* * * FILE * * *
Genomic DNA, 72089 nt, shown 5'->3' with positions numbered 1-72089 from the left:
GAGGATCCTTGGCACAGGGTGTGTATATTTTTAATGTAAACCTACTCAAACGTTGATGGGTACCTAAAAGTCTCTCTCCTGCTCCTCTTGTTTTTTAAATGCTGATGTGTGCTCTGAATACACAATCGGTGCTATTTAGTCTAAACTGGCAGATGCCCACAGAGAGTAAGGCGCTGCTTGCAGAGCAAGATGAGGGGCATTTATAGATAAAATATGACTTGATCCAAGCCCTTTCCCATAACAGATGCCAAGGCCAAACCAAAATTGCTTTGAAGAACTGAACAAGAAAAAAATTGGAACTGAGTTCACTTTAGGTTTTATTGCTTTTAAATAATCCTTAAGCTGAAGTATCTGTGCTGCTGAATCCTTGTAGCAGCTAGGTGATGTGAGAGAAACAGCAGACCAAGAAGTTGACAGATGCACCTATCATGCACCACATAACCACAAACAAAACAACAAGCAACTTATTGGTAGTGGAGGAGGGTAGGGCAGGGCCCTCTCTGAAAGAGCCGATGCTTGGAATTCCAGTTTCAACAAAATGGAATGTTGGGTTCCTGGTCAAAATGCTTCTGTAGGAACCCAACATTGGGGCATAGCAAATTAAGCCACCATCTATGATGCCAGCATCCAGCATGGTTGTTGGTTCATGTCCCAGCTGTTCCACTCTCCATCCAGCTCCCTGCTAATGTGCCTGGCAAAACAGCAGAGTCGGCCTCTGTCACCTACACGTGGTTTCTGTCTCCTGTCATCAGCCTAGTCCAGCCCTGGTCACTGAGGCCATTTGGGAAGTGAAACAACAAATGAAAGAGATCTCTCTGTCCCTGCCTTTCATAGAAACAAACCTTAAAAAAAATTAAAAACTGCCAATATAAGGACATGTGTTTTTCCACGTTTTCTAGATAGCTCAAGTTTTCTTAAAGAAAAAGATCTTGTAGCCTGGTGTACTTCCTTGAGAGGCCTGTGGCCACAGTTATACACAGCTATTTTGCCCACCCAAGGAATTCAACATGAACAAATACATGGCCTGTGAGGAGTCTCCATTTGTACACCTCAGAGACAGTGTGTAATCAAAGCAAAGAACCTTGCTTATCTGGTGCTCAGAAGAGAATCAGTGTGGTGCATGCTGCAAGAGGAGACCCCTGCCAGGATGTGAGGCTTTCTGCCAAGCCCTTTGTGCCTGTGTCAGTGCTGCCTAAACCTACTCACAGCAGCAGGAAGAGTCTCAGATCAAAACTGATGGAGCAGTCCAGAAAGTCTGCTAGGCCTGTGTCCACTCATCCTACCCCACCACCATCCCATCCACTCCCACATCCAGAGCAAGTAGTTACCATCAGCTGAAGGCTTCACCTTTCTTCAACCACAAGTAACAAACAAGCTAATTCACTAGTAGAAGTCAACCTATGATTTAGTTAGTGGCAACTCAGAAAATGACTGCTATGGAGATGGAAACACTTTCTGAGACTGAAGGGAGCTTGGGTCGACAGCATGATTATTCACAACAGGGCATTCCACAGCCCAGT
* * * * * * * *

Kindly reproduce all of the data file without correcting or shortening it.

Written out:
Genomic DNA, 72089 nt, shown 5'->3' with positions numbered 1-72089 from the left:
GAGGATCCTTGGCACAGGGTGTGTATATTTTTAATGTAAACCTACTCAAACGTTGATGGGTACCTAAAAGTCTCTCTCCTGCTCCTCTTGTTTTTTAAATGCTGATGTGTGCTCTGAATACACAATCGGTGCTATTTAGTCTAAACTGGCAGATGCCCACAGAGAGTAAGGCGCTGCTTGCAGAGCAAGATGAGGGGCATTTATAGATAAAATATGACTTGATCCAAGCCCTTTCCCATAACAGATGCCAAGGCCAAACCAAAATTGCTTTGAAGAACTGAACAAGAAAAAAATTGGAACTGAGTTCACTTTAGGTTTTATTGCTTTTAAATAATCCTTAAGCTGAAGTATCTGTGCTGCTGAATCCTTGTAGCAGCTAGGTGATGTGAGAGAAACAGCAGACCAAGAAGTTGACAGATGCACCTATCATGCACCACATAACCACAAACAAAACAACAAGCAACTTATTGGTAGTGGAGGAGGGTAGGGCAGGGCCCTCTCTGAAAGAGCCGATGCTTGGAATTCCAGTTTCAACAAAATGGAATGTTGGGTTCCTGGTCAAAATGCTTCTGTAGGAACCCAACATTGGGGCATAGCAAATTAAGCCACCATCTATGATGCCAGCATCCAGCATGGTTGTTGGTTCATGTCCCAGCTGTTCCACTCTCCATCCAGCTCCCTGCTAATGTGCCTGGCAAAACAGCAGAGTCGGCCTCTGTCACCTACACGTGGTTTCTGTCTCCTGTCATCAGCCTAGTCCAGCCCTGGTCACTGAGGCCATTTGGGAAGTGAAACAACAAATGAAAGAGATCTCTCTGTCCCTGCCTTTCATAGAAACAAACCTTAAAAAAAATTAAAAACTGCCAATATAAGGACATGTGTTTTTCCACGTTTTCTAGATAGCTCAAGTTTTCTTAAAGAAAAAGATCTTGTAGCCTGGTGTACTTCCTTGAGAGGCCTGTGGCCACAGTTATACACAGCTATTTTGCCCACCCAAGGAATTCAACATGAACAAATACATGGCCTGTGAGGAGTCTCCATTTGTACACCTCAGAGACAGTGTGTAATCAAAGCAAAGAACCTTGCTTATCTGGTGCTCAGAAGAGAATCAGTGTGGTGCATGCTGCAAGAGGAGACCCCTGCCAGGATGTGAGGCTTTCTGCCAAGCCCTTTGTGCCTGTGTCAGTGCTGCCTAAACCTACTCACAGCAGCAGGAAGAGTCTCAGATCAAAACTGATGGAGCAGTCCAGAAAGTCTGCTAGGCCTGTGTCCACTCATCCTACCCCACCACCATCCCATCCACTCCCACATCCAGAGCAAGTAGTTACCATCAGCTGAAGGCTTCACCTTTCTTCAACCACAAGTAACAAACAAGCTAATTCACTAGTAGAAGTCAACCTATGATTTAGTTAGTGGCAACTCAGAAAATGACTGCTATGGAGATGGAAACACTTTCTGAGACTGAAGGGAGCTTGGGTCGACAGCATGATTATTCACAACAGGGCATTCCACAGCCCAGT